Manchester, so much to answer forby Sean O'Toole / 15.01.2010
I’ve never been to Manchester. Here are five reasons I should get there, sooner than later. One: Autechre (Have you heard the story about them being kicked off the decks at 330 in Durban?). Two: New Order (if only to look for that “ship in the harbor”). Three: A Certain Ratio (FAC 22 – genius!). Four: Carlos Alberto Tévez (Gimme a break, did you really think I would say Wayne Rooney?) And five: Alan Fletcher.
Okay, I know, I’m on shaky ground with my fifth choice. But Fletcher, described as “one of the giants of twentieth century design”, is about to become the subject of a career retrospective at Manchester’s The CUBE Gallery next week. It’s a first for the man, described in his Times obituary as “intellectually open and insatiably curious… the antithesis of a grumpy old man”. It’s also a damn shame it came so late, the big man passing on in 2006.
Like more than a few locals, I was lucky enough to see him speak at Design Indaba, in 2003. Cool, confident and effortlessly collected. That was my impression of the pioneering British mid-century graphic designer. Funny too. Amongst the visual experiments he shared with the audience was a typeface he invented while walking backwards, another he developed while digging in the bins near his home, a mews in Notting Hill .
Fletcher’s connection to Africa predates his visit to Cape Town in 2003. In fact, it goes back even further than his signal move, in 1972, when he, together with South African designer Mervyn Kurlansky, founded the legendary agency Pentagram Design. Born in Nairobi, Kenya, in 1931, to British parents, Fletcher only called London home from his fifth birthday onwards.
Listening to Fletcher speak, watching as he flipped through his notebooks (albeit using PowerPoint), it was obvious that the big guy – physically but also in stature – was first and foremost an artist. A graduate of the Royal College of Art, he painted like Hockney and in his commercial work reconciled a slow-to-follow mainstream with the avant-garde’s apparently obscure ideas about “naivety, optimism and possibility” in design (or actually sci-fi, since it was JG Ballard who came up with the phrase).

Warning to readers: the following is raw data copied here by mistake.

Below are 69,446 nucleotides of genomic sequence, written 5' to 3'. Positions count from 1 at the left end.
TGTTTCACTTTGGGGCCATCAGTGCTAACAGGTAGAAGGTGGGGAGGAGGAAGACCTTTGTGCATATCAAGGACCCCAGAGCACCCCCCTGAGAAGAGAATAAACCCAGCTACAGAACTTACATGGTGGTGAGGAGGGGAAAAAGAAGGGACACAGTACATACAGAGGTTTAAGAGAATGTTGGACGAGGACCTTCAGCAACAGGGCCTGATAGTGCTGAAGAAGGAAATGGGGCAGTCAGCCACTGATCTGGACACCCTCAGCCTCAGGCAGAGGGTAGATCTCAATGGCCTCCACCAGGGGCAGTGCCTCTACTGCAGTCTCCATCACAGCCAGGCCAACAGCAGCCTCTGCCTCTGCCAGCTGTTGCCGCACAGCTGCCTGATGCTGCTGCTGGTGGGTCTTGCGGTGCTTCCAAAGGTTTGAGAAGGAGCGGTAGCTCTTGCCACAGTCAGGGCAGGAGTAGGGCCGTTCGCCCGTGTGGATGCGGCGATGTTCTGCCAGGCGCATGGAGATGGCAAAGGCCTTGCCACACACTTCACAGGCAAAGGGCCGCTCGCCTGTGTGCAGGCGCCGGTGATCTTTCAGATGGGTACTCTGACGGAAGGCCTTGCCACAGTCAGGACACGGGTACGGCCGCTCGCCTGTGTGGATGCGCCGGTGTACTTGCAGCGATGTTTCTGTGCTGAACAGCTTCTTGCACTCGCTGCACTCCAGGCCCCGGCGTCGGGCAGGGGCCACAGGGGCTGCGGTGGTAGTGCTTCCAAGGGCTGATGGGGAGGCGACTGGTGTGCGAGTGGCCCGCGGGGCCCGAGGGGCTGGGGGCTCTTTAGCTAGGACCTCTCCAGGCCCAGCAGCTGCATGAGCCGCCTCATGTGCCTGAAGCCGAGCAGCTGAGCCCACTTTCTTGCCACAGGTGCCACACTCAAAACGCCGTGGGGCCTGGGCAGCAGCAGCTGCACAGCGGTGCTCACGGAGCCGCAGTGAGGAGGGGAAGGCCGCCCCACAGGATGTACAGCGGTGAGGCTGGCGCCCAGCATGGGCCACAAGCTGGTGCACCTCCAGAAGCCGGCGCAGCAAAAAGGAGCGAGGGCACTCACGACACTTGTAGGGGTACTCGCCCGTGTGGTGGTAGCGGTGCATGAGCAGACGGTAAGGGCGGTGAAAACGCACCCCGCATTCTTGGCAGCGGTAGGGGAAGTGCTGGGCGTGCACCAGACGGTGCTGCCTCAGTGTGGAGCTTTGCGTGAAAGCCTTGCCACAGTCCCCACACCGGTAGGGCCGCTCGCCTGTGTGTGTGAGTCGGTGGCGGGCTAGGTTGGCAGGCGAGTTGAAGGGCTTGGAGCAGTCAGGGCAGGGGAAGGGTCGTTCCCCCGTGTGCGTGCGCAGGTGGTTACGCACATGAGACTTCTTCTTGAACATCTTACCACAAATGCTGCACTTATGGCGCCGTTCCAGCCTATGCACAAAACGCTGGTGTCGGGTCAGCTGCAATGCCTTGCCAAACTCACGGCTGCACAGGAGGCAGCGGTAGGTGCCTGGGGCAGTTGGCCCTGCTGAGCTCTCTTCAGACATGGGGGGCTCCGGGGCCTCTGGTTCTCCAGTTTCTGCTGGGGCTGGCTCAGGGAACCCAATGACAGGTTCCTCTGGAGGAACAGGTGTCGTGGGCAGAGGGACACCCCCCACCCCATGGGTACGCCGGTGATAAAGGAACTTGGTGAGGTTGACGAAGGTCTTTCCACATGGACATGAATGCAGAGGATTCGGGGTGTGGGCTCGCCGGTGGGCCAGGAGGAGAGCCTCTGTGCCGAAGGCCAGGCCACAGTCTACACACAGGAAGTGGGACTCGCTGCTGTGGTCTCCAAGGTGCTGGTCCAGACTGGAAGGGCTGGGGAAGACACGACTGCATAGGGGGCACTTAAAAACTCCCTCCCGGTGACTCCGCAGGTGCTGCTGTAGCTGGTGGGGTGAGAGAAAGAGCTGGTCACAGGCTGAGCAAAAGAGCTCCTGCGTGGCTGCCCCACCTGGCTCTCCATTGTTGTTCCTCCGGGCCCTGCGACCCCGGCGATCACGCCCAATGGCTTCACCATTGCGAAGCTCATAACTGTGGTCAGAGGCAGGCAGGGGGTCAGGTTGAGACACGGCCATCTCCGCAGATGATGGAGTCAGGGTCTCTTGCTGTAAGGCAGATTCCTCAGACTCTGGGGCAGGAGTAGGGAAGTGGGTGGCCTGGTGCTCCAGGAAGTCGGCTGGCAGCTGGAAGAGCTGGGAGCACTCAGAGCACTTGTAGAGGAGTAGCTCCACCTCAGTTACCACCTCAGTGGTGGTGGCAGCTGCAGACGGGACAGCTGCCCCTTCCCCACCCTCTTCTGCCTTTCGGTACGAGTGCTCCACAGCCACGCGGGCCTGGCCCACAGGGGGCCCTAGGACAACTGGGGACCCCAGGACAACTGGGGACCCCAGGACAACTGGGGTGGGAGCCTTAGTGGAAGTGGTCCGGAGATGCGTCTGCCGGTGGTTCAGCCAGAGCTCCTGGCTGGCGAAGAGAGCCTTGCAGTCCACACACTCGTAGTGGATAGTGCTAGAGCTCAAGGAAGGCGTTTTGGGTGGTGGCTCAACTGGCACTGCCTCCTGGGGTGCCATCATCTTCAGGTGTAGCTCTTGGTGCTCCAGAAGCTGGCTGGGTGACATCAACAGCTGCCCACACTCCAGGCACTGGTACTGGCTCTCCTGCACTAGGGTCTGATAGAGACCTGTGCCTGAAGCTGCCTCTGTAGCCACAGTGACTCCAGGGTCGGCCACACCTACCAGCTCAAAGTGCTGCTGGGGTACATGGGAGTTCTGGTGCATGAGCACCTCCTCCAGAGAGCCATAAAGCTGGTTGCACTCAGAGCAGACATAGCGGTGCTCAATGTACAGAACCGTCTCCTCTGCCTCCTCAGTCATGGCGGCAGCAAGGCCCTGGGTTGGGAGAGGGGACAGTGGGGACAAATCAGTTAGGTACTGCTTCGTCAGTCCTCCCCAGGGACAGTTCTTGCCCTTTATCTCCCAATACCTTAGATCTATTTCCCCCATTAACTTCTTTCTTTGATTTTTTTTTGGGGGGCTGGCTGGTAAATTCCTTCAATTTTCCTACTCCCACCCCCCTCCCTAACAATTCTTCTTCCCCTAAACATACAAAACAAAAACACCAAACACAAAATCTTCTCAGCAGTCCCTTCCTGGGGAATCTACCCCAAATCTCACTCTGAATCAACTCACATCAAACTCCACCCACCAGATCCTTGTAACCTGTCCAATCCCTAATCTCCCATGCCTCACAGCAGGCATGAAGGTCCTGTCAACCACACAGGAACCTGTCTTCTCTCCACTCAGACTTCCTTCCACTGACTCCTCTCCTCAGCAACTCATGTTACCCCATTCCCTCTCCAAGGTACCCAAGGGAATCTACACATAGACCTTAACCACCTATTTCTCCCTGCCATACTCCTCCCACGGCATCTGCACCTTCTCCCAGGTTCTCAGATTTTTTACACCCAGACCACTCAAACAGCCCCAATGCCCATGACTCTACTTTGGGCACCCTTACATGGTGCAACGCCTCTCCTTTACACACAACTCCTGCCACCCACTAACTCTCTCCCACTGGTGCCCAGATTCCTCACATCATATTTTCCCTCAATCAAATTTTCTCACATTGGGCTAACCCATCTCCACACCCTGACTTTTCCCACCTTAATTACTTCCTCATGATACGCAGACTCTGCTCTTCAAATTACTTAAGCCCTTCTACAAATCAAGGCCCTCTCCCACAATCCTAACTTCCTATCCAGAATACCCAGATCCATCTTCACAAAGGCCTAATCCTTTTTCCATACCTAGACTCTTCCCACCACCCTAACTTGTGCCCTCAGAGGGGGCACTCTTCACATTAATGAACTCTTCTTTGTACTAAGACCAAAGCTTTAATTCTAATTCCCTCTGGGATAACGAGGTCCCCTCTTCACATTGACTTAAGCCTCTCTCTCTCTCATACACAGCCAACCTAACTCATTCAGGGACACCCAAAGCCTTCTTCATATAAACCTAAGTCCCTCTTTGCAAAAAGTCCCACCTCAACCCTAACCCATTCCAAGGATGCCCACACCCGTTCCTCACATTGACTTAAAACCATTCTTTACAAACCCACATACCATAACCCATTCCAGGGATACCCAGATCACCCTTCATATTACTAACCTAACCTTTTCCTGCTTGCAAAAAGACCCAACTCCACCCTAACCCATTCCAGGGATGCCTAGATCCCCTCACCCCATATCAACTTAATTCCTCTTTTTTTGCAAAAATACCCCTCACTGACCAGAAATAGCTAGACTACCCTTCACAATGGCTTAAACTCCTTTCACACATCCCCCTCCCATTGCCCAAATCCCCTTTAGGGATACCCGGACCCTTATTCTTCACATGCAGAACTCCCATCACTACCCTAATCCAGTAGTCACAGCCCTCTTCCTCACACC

Some of Fletcher’s wisdoms as a designer – the most articulate of which involved keeping a design conceptually simple – owed a debt to his early travels, particularly in post-war America. While at college in London Fletcher won a scholarship to study at Yale. His tutors there included artist Josef Albers (of the Bauhaus school, and famous for his geometric abstract paintings that prefigured minimalism) and the designer Paul Rand (of the IBM logo), an abiding influence.
After completing university Fletcher drifted to Los Angeles where he worked as a freelancer, notably for designer Saul Bass (famous for, amongst other things, the kinetic typography and title sequences in Hitchcock’s movies). A lot happened afterwards, most of it encapsulated in a single word: WORK. Fletcher eventually left Pentagram in 1992, and between 1994 and 2006 served as creative director of Phaidon, which published his bestseller, The Art of Looking Sideways.
So that’s him. If you’re still unconvinced, here’s my alternative fifth reason to visit Manchester: Peter Saville. He sleeps late. He designed some really cool record covers way back. He was part of Fletcher’s Pentagram for a while, briefly actually (“The problem at Pentagram was that they didn’t actually understand me,” Saville told me), and is currently creative director of the City of Manchester. Fittingly, he’s set to open Fletcher’s show next week.